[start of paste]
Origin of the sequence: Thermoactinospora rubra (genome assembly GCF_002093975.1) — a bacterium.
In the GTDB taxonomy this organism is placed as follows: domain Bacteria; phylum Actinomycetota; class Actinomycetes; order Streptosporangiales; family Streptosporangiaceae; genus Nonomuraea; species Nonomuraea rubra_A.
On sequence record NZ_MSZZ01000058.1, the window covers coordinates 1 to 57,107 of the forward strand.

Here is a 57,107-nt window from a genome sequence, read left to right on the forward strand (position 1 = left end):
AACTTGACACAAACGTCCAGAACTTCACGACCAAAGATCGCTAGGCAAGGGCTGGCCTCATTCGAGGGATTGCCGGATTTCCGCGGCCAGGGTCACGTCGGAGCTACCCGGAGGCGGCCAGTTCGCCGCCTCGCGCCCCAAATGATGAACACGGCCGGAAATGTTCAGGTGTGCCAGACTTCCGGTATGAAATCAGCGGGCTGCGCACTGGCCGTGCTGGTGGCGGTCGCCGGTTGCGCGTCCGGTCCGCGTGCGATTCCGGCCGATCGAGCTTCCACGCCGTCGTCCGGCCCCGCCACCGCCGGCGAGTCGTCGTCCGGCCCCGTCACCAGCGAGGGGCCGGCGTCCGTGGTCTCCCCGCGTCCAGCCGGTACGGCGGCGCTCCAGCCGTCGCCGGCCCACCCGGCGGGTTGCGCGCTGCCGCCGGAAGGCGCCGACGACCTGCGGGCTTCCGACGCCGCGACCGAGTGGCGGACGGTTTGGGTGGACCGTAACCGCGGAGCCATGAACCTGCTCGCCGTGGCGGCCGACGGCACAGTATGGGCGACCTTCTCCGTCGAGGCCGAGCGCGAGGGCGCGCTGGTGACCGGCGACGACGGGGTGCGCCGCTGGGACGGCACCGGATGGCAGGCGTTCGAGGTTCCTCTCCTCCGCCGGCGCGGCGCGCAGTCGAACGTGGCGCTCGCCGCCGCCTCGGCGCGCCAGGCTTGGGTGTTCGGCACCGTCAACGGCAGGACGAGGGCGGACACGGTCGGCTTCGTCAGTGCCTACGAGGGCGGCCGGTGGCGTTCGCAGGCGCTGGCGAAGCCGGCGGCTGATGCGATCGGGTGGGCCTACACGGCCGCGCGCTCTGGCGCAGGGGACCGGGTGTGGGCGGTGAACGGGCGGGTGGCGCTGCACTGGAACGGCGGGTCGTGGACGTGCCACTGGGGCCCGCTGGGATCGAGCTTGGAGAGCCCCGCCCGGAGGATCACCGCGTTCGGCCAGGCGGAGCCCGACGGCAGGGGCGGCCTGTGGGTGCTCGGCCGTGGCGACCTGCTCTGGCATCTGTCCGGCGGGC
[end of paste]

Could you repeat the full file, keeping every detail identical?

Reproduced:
Origin of the sequence: Thermoactinospora rubra (genome assembly GCF_002093975.1) — a bacterium.
In the GTDB taxonomy this organism is placed as follows: domain Bacteria; phylum Actinomycetota; class Actinomycetes; order Streptosporangiales; family Streptosporangiaceae; genus Nonomuraea; species Nonomuraea rubra_A.
On sequence record NZ_MSZZ01000058.1, the window covers coordinates 1 to 57,107 of the forward strand.

Here is a 57,107-nt window from a genome sequence, read left to right on the forward strand (position 1 = left end):
AACTTGACACAAACGTCCAGAACTTCACGACCAAAGATCGCTAGGCAAGGGCTGGCCTCATTCGAGGGATTGCCGGATTTCCGCGGCCAGGGTCACGTCGGAGCTACCCGGAGGCGGCCAGTTCGCCGCCTCGCGCCCCAAATGATGAACACGGCCGGAAATGTTCAGGTGTGCCAGACTTCCGGTATGAAATCAGCGGGCTGCGCACTGGCCGTGCTGGTGGCGGTCGCCGGTTGCGCGTCCGGTCCGCGTGCGATTCCGGCCGATCGAGCTTCCACGCCGTCGTCCGGCCCCGCCACCGCCGGCGAGTCGTCGTCCGGCCCCGTCACCAGCGAGGGGCCGGCGTCCGTGGTCTCCCCGCGTCCAGCCGGTACGGCGGCGCTCCAGCCGTCGCCGGCCCACCCGGCGGGTTGCGCGCTGCCGCCGGAAGGCGCCGACGACCTGCGGGCTTCCGACGCCGCGACCGAGTGGCGGACGGTTTGGGTGGACCGTAACCGCGGAGCCATGAACCTGCTCGCCGTGGCGGCCGACGGCACAGTATGGGCGACCTTCTCCGTCGAGGCCGAGCGCGAGGGCGCGCTGGTGACCGGCGACGACGGGGTGCGCCGCTGGGACGGCACCGGATGGCAGGCGTTCGAGGTTCCTCTCCTCCGCCGGCGCGGCGCGCAGTCGAACGTGGCGCTCGCCGCCGCCTCGGCGCGCCAGGCTTGGGTGTTCGGCACCGTCAACGGCAGGACGAGGGCGGACACGGTCGGCTTCGTCAGTGCCTACGAGGGCGGCCGGTGGCGTTCGCAGGCGCTGGCGAAGCCGGCGGCTGATGCGATCGGGTGGGCCTACACGGCCGCGCGCTCTGGCGCAGGGGACCGGGTGTGGGCGGTGAACGGGCGGGTGGCGCTGCACTGGAACGGCGGGTCGTGGACGTGCCACTGGGGCCCGCTGGGATCGAGCTTGGAGAGCCCCGCCCGGAGGATCACCGCGTTCGGCCAGGCGGAGCCCGACGGCAGGGGCGGCCTGTGGGTGCTCGGCCGTGGCGACCTGCTCTGGCATCTGTCCGGCGGGC